In Nordic Impressions, each artist is represented by one work of art. Among the Swedish artists are several from the golden age of the late 19th and early 20th century period, such as Anders Zorn, Helmer Osslund, Fanny Brate and August Strindberg. Strindberg, known primarily for his writing, was also an accomplished painter. Works by Swedish modern artists Öyvind Fahlström and Karin Mamma Andersson will also be on view.

By Dr. Karin Alexis, art historian

Born in Germany, curator Klaus Ottmann received a Master of Arts in philosophy from the Free University in Berlin, and a PhD in philosophy from the Division of Media and Communications at the European Graduate School in Switzerland. He previously served as a curator at the Parrish Art Museum in South Hampton, NY. Dr. Ottmann has curated over 50 international exhibitions, primarily on mid-20th century and contemporary art. Since joining the staff at the Phillips Collection, he has curated many exhibitions, including shows on Pollock, Ossorio and Dubuffet, as well as Danish artist Per Kirkeby. One work by Kirkeby will be included in Nordic Impressions this fall.

Creating and organizing an exhibition like Nordic Impressions is a long process and an expensive endeavor dependent upon private and public support. The Phillips Collection has collaborated with the Nordic embassies in Washington, DC and is working with art museums in Scandinavia. In August of 2015, Dr. Ottmann traveled to Scandinavia to meet with professional staff from art museums and artists. The works on view this fall are on loan from museums and collections in Scandinavia, and also from galleries in New York City.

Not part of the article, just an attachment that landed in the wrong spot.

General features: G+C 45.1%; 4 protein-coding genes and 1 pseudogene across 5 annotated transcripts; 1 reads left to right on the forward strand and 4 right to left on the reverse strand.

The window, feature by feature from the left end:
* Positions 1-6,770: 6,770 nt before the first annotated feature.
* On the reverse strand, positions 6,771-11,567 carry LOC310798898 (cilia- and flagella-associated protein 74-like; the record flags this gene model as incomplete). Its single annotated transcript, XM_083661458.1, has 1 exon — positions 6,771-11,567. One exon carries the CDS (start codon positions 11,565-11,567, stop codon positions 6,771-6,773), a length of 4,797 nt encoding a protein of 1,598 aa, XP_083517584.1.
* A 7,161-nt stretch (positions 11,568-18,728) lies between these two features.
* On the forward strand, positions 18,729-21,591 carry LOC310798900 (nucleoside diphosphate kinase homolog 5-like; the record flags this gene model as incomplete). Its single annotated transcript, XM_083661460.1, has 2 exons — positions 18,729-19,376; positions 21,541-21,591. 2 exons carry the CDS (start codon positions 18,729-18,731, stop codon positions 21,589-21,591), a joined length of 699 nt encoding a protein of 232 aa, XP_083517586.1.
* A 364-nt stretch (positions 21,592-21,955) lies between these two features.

Information on the author:
Dr. Karin Alexis, PhD, art historian, is an expert on Scandinavian/Nordic art and architecture. She has lectured extensively on Nordic art and architecture, including at the Foreign Service Institute of the United States Department of State for 25 years, the Smithsonian Associates, and the Society of Architectural Historians (Latrobe Chapter). She has taught broad survey courses on the region, covering medieval to modern, and lectured on 19th and 20th art and architecture, as well as topics such as National Romanticism, Zorn, Larsson, Milles and Scandinavian modernism, among others. She presented a comprehensive lecture program on Scandinavian art and architecture in December 2017 at the Smithsonian Associates. She is also the vice president of the Swedish American Cultural Union and active in Drott Lodge.

The Swedish American Cultural Union (SACU) is an organization in the nation’s capital that offers monthly lecture programs on topics related to Sweden and Swedish America, from economics, science and policy issues, to art, literature and culture. Among its recent speakers are Her Excellency Karin Olofsdottir, Swedish Ambassador to the United States; The Honorable Jay Cohen, Rear Admiral, USN (ret.) and former Under Secretary for Science and Technology, Department of Homeland Security; Richard Stenelo of Lund University; His Excellency Andras Simonyi, Hungary’s former ambassador to the United States; Barbro Osher, Sweden’s Consul General in San Francisco; Göran Lithell, Deputy Chief of Missions, Swedish Embassy; Reidar Jönsson, author of “My Life as a Dog,” and Ulf Mårtensson, editor of Nordstjernan. The format of its programs is a luncheon followed by a lecture. SACU events usually take place at the Key Bridge Marriott, conveniently located in Rosslyn, which is along the Potomac River, just across from Georgetown, in the District of Columbia. This location even offers a bird’s eye view of the House of Sweden in Georgetown. The September 2018 program will be a panel discussion of the Swedish elections.